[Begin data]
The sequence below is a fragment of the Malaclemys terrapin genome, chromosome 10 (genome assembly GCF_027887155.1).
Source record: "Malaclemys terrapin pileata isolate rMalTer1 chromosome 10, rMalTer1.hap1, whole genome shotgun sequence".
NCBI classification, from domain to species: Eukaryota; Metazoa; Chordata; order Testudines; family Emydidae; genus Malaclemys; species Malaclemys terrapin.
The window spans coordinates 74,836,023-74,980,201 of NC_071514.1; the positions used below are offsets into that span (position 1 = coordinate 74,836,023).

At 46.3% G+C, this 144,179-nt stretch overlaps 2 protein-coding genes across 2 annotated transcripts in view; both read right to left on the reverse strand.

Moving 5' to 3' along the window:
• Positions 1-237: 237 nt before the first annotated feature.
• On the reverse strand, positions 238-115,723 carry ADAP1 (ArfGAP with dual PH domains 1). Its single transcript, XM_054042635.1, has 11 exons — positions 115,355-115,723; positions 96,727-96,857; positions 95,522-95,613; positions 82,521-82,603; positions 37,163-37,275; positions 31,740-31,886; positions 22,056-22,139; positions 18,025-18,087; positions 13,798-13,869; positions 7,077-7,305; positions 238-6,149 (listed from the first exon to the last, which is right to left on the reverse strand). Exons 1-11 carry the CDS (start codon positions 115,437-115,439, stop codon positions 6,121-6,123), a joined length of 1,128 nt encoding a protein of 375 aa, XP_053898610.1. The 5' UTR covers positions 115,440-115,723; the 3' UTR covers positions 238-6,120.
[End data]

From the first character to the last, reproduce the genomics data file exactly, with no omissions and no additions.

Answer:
The sequence below is a fragment of the Malaclemys terrapin genome, chromosome 10 (genome assembly GCF_027887155.1).
Source record: "Malaclemys terrapin pileata isolate rMalTer1 chromosome 10, rMalTer1.hap1, whole genome shotgun sequence".
NCBI classification, from domain to species: Eukaryota; Metazoa; Chordata; order Testudines; family Emydidae; genus Malaclemys; species Malaclemys terrapin.
The window spans coordinates 74,836,023-74,980,201 of NC_071514.1; the positions used below are offsets into that span (position 1 = coordinate 74,836,023).

At 46.3% G+C, this 144,179-nt stretch overlaps 2 protein-coding genes across 2 annotated transcripts in view; both read right to left on the reverse strand.

Moving 5' to 3' along the window:
• Positions 1-237: 237 nt before the first annotated feature.
• On the reverse strand, positions 238-115,723 carry ADAP1 (ArfGAP with dual PH domains 1). Its single transcript, XM_054042635.1, has 11 exons — positions 115,355-115,723; positions 96,727-96,857; positions 95,522-95,613; positions 82,521-82,603; positions 37,163-37,275; positions 31,740-31,886; positions 22,056-22,139; positions 18,025-18,087; positions 13,798-13,869; positions 7,077-7,305; positions 238-6,149 (listed from the first exon to the last, which is right to left on the reverse strand). Exons 1-11 carry the CDS (start codon positions 115,437-115,439, stop codon positions 6,121-6,123), a joined length of 1,128 nt encoding a protein of 375 aa, XP_053898610.1. The 5' UTR covers positions 115,440-115,723; the 3' UTR covers positions 238-6,120.